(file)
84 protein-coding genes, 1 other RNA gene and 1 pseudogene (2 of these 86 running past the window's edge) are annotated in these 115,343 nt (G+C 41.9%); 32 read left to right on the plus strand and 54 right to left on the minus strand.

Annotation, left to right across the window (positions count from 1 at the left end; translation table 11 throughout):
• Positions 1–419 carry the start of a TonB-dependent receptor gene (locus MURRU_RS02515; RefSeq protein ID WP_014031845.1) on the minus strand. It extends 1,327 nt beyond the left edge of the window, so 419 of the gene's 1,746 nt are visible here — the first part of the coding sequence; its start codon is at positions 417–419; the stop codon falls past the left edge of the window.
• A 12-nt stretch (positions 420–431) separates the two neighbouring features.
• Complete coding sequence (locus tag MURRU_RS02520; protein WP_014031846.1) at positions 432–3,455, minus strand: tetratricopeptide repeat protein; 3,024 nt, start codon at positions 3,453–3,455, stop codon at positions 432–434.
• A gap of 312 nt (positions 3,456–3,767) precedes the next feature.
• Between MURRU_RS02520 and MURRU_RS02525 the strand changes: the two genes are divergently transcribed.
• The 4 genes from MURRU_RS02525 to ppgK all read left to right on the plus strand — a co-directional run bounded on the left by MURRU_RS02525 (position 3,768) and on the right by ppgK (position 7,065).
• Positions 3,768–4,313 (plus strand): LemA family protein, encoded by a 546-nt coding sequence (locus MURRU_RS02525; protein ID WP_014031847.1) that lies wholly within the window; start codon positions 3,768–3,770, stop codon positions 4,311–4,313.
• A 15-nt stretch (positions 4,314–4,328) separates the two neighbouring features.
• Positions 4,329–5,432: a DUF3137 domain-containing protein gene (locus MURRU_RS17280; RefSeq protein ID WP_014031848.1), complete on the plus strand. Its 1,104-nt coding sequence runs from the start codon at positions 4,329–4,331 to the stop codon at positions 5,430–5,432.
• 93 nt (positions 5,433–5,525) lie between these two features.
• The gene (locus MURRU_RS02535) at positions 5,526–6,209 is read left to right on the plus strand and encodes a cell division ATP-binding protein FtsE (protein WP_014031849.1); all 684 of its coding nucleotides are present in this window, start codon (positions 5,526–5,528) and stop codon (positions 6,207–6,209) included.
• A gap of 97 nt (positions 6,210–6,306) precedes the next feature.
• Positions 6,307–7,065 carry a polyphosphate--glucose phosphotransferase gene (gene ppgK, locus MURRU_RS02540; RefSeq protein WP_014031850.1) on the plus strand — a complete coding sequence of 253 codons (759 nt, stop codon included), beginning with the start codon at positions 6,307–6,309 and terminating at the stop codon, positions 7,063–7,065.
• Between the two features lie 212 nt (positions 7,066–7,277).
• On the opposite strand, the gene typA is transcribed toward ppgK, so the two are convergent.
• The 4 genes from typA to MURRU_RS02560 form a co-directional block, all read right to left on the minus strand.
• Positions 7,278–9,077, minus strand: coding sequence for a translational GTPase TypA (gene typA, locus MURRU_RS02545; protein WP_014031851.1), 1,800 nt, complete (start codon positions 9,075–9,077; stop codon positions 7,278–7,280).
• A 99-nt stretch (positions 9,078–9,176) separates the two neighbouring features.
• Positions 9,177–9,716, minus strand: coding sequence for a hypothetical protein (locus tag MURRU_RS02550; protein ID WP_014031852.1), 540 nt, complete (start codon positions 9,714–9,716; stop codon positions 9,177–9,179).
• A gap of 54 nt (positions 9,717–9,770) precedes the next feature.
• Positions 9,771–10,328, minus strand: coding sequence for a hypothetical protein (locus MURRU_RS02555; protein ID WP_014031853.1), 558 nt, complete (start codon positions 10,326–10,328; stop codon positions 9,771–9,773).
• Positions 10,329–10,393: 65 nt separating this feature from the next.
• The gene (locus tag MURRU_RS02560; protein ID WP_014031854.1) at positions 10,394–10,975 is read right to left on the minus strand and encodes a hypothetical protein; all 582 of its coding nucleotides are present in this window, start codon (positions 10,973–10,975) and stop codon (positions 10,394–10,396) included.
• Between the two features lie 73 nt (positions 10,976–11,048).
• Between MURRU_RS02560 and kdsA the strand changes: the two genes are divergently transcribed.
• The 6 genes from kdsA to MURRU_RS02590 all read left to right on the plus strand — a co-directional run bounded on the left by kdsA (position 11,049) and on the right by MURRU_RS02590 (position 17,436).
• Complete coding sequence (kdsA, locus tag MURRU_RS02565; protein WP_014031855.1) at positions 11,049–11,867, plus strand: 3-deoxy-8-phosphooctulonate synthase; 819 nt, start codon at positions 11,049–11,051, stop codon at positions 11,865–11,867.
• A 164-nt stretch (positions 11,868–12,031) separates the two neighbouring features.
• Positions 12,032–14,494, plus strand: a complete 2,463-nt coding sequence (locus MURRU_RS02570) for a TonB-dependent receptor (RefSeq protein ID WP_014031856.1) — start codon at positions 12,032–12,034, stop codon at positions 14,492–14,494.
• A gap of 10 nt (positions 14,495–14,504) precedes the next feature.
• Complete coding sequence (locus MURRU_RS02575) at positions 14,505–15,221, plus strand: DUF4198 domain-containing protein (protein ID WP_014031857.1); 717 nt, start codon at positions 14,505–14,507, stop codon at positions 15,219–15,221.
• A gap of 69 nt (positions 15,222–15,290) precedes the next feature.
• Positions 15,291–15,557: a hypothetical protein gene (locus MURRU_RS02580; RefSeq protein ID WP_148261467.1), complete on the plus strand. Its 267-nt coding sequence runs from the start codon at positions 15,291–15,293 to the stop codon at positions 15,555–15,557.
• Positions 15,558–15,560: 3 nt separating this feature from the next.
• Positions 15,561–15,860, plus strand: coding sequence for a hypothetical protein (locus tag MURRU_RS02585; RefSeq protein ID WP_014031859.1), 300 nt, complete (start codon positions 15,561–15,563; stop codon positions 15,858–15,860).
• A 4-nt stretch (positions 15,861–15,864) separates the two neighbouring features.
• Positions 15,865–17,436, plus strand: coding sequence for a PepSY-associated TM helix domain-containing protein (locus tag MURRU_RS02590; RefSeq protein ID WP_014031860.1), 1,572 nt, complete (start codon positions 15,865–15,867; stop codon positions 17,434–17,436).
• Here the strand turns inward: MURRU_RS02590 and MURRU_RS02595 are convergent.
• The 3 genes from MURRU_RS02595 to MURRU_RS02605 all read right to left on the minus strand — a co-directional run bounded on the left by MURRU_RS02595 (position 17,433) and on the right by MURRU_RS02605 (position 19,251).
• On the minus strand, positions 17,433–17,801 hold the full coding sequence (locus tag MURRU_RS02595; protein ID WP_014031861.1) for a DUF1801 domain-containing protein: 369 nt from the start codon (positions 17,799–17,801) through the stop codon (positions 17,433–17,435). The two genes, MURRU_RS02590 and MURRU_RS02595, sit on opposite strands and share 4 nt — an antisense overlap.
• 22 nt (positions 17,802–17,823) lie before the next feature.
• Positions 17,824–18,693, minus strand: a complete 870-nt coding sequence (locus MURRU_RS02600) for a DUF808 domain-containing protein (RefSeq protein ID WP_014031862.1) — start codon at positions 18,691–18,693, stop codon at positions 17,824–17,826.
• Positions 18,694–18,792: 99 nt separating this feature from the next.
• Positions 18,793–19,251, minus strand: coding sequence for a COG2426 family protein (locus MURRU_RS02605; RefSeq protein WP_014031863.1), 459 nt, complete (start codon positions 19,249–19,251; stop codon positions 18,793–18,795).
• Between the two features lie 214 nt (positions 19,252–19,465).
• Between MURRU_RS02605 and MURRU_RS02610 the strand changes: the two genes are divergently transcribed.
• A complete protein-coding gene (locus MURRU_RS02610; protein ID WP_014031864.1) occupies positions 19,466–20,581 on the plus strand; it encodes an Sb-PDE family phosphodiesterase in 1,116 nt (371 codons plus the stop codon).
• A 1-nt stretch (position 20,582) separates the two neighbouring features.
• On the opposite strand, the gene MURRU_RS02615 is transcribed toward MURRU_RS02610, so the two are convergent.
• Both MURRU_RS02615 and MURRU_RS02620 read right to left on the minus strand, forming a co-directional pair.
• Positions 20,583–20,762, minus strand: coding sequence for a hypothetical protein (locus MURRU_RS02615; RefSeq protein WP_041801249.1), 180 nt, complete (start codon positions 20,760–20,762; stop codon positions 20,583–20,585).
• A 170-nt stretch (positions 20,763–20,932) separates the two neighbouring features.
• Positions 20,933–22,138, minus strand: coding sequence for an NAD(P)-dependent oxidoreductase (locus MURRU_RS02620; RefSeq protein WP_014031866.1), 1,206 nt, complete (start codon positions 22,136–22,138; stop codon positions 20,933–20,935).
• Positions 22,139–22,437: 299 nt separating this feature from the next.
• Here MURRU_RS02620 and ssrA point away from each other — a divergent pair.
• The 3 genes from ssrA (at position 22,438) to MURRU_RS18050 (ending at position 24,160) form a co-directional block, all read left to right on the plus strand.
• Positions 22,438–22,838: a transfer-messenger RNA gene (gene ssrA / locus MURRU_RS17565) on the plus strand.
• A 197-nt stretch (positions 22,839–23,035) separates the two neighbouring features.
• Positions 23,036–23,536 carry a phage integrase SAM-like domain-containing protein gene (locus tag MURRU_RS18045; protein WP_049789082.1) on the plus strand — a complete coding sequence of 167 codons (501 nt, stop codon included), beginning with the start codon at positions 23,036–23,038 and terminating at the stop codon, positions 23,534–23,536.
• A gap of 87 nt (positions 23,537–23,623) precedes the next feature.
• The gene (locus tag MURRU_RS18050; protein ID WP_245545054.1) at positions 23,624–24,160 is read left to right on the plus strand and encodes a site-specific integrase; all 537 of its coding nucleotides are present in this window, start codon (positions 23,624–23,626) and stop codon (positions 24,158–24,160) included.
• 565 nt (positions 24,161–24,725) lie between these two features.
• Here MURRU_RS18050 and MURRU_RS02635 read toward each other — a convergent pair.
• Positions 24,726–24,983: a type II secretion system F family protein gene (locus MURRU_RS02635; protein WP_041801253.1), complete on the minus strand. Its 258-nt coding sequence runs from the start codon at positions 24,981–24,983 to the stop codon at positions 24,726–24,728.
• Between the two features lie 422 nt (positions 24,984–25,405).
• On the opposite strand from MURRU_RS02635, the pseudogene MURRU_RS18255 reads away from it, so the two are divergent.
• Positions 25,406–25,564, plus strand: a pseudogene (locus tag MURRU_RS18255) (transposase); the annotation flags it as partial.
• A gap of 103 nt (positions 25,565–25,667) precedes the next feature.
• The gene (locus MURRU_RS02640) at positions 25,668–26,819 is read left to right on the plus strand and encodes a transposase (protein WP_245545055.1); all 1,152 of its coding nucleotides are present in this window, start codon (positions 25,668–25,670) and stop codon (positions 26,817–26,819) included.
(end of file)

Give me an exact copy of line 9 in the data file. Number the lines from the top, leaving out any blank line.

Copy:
• Positions 3,768–4,313 (plus strand): LemA family protein, encoded by a 546-nt coding sequence (locus MURRU_RS02525; protein ID WP_014031847.1) that lies wholly within the window; start codon positions 3,768–3,770, stop codon positions 4,311–4,313.